Tuesday, February 01, 2011

Monsoon Summer

Mitali Perkin's Monsoon Summer tells the story of likeable Jasmine Gardner's summer in India. Her mother was adopted as a tot from an orphanage where she gets a grant to start a clinic. Leery at first, India's monsoon madness eventually infects even guarded Jazz as she opens her heart to her mother's homeland and uses her business acumen to help Danita, an orphan and friend whose considering marrying a rich geezer for financial security. Throughout the summer Jazz worries about her friend/object of unrequited love, Steve who's back in Berkeley running their business and fending off cool girls.

I enjoyed the characters especially Jazz who overcomes her own doubts and preconceptions about herself as the summer progressives. The teen novel shows a realistic encounter with a different culture and addresses issues bi-cultural people feel as they come to terms with their identity and how others relate to them. This won't be the last of Perkin's books for me.

Sunday, January 30, 2011


For January, my book club read the sparse, powerful Antigone. My copy included some insightful essays to provide a context for this play. The culture this comes from, was so different from our own. I was struck by Antigone's single minded idealism as she took on Creon, who wanted to execute her for disobeying his edict by burying her brother, who opposed the government.

It's a powerful play with flawed characters, which can teach any playwright or screenwriter a lot about doing more with less.

Thursday, January 13, 2011

My Great Book Club's Reading Timeline

Just a start

Wednesday, December 15, 2010

Anne of Green Gables

Last month's book club choice was Anne of Green Gables, which I'd never read before. I expected it would be too corny for me, but I actually liked it. Anne is a cheerful, innocent girl, whose appeal as a character is saved by her mischief and her status as an orphan who's had to put up with a lot of ill treatment. So I was rooting for her.

Marilla and Matthew take her in, though they wanted a boy and by accident get a girl. They have the a rural stoicism that often conflicts with Anne's dreaminess, but comedy is the result.

Anne really did grow on me and I'd read more. It was a good choice after reading about poor Tess in September and October.

My Book Quiz Results

You're Love in the Time of Cholera!

by Gabriel Garcia Marquez

Like Odysseus in a work of Homer, you demonstrate undying loyalty by sleeping with as many people as you possibly can. But in your heart you never give consent! This creates a strange quandary of what love really means to you. On the one hand, you've loved the same person your whole life, but on the other, your actions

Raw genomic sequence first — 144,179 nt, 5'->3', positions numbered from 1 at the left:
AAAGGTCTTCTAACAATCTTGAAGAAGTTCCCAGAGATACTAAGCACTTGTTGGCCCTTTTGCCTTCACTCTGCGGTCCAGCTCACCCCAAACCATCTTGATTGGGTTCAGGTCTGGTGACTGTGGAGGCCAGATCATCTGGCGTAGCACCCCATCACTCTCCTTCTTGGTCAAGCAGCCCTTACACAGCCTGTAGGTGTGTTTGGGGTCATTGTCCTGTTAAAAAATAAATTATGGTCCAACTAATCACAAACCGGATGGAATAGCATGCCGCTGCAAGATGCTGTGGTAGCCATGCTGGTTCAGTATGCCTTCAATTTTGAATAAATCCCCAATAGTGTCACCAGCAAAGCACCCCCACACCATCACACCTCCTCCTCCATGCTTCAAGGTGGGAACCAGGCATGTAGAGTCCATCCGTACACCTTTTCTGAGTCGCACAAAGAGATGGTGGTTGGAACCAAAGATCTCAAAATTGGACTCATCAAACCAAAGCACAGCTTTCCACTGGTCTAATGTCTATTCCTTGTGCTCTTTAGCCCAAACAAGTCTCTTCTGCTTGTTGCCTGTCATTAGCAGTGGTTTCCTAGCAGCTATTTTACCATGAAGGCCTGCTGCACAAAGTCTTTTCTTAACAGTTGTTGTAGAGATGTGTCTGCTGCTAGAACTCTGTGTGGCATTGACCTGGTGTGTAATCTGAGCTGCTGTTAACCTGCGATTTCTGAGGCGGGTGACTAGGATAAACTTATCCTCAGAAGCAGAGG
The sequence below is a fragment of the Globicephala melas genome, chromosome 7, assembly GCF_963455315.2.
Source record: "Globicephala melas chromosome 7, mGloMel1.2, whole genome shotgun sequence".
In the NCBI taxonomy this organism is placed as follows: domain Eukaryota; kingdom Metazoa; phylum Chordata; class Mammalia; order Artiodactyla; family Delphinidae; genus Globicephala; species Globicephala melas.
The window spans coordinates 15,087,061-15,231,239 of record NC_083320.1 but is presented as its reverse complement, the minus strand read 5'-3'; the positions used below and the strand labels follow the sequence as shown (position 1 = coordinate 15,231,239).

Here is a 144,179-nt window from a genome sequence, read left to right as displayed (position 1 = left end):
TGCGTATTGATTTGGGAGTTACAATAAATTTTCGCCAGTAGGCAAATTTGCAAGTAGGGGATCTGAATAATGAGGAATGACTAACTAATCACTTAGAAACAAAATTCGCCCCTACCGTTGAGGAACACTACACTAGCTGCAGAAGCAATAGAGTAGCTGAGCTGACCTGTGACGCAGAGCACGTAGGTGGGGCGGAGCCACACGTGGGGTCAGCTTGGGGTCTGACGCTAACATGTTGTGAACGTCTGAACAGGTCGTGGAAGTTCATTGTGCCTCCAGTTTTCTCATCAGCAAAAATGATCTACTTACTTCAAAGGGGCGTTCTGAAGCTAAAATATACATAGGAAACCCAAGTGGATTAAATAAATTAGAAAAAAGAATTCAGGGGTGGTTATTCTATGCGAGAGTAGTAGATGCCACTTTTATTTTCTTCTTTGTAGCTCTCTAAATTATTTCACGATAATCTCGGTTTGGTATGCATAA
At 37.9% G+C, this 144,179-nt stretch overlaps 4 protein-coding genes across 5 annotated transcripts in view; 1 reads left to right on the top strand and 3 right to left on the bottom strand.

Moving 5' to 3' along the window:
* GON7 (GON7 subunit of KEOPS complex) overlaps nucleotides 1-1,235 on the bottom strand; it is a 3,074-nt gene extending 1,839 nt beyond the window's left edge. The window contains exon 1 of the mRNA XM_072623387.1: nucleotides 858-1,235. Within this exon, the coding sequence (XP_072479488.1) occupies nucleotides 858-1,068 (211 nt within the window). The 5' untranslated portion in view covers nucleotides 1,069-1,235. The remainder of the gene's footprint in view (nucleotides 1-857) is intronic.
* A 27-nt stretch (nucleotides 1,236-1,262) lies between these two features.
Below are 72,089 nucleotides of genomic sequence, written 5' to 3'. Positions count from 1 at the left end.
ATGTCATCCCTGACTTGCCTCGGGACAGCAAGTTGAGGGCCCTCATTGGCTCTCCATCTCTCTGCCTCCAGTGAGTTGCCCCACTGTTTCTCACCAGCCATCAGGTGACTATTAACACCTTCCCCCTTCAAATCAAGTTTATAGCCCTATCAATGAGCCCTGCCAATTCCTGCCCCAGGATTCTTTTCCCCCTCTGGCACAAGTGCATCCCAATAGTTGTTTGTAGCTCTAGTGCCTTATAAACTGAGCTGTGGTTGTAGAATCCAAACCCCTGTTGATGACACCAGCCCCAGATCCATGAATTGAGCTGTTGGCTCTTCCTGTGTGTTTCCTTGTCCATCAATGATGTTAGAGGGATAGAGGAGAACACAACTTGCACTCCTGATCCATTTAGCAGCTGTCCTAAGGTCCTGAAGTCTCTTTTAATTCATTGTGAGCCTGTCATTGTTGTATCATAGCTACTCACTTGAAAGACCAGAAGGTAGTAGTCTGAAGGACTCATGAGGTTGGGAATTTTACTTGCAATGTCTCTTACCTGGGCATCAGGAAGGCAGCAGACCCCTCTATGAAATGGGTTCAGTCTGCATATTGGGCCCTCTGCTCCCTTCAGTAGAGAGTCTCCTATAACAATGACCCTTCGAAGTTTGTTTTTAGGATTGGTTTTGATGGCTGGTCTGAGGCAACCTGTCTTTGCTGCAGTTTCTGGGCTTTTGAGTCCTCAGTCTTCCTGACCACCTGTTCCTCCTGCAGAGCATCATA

barely speak to this fact. Whatever you do, stick to bottled water. The other stuff could get you killed.

Take the Book Quiz
at the Blue Pyramid.

Hardly, accurate

Monday, November 15, 2010


Jean Fritz' Homesick describes her childhood in China during the 20's around the time of the first revolution. It's funny, perceptive and touching. She's a spirited girl of 9 or 10 years old who likes some aspects of life in China, but not all. I loved how honest and real her writing was. This book is geared to young readers, but appeals to all because she doesn't sugarcoat things or spare her readers from the hardship life can throw at us. She weaves the history in so that it doesn't come across as pendantic, rather it's just natural.

I wanted to read more. That's the sign of a good book.

Thursday, November 11, 2010

Begin Here

Jacques Barzun's Begin Here: The Forgotten Conditions of Teaching and Learning is terrific. He examines education from grade school to grad school pointing out the ridiculous and offering better solutions and perspectives. Although it was first written in the 70s and updated in the 90s, its still current (sadly). It's a fun, intelligent read and highly recommended for anyone with a serious interest in education.

Sunday, October 24, 2010

Tess D'Urbervilles

I was blown away by Tess of the D'Urbervillesby Thomas Hardy. It was our book club's choice for September and October, but really isn't that long, yet I'm glad I didn't have to race through it in a month.

It's the story of a young woman from a poor family who has hardship after hardship. No one cuts her a break. Yet she keeps on going. She doesn't have any lofty aspirations, unlike her pathetic father who's already a drinker, but becomes more useless once he hears that he's descended, in more ways than one, from an aristocratic family.

I'd seen the movie in the 80's and vaguely remembered some scenes and the tone of the story. I also remember Monty Python spearing Hardy quite often. Yet this is a well written book about a compelling character. I'm so glad I read it.

Monday, September 20, 2010

Dreaming in Chinese: Mandarin Lessons In Life, Love, And Language

I feel rather privileged to get an advanced copy of Deborah Fallows' Dreaming in Chinese: Mandarin Lessons In Life, Love, And Languagevia my friend Sally's relative who works at NPR. (Talk about a dream job.) Fallows describes her various efforts to learn Mandarin interspersed with her experiences in China over the years. She includes both linguistic loves and characteristic Chinese moments. It's a fun and quick read for a Sinophile. There weren't any lessons in Love as in romantic love. That's a tease in the subtitle.

Yet others might not enjoy it that much. They might not care about some of the facets of Mandarin and wish there were more stories about life in China. A reader who has studied Mandarin could find this too basic.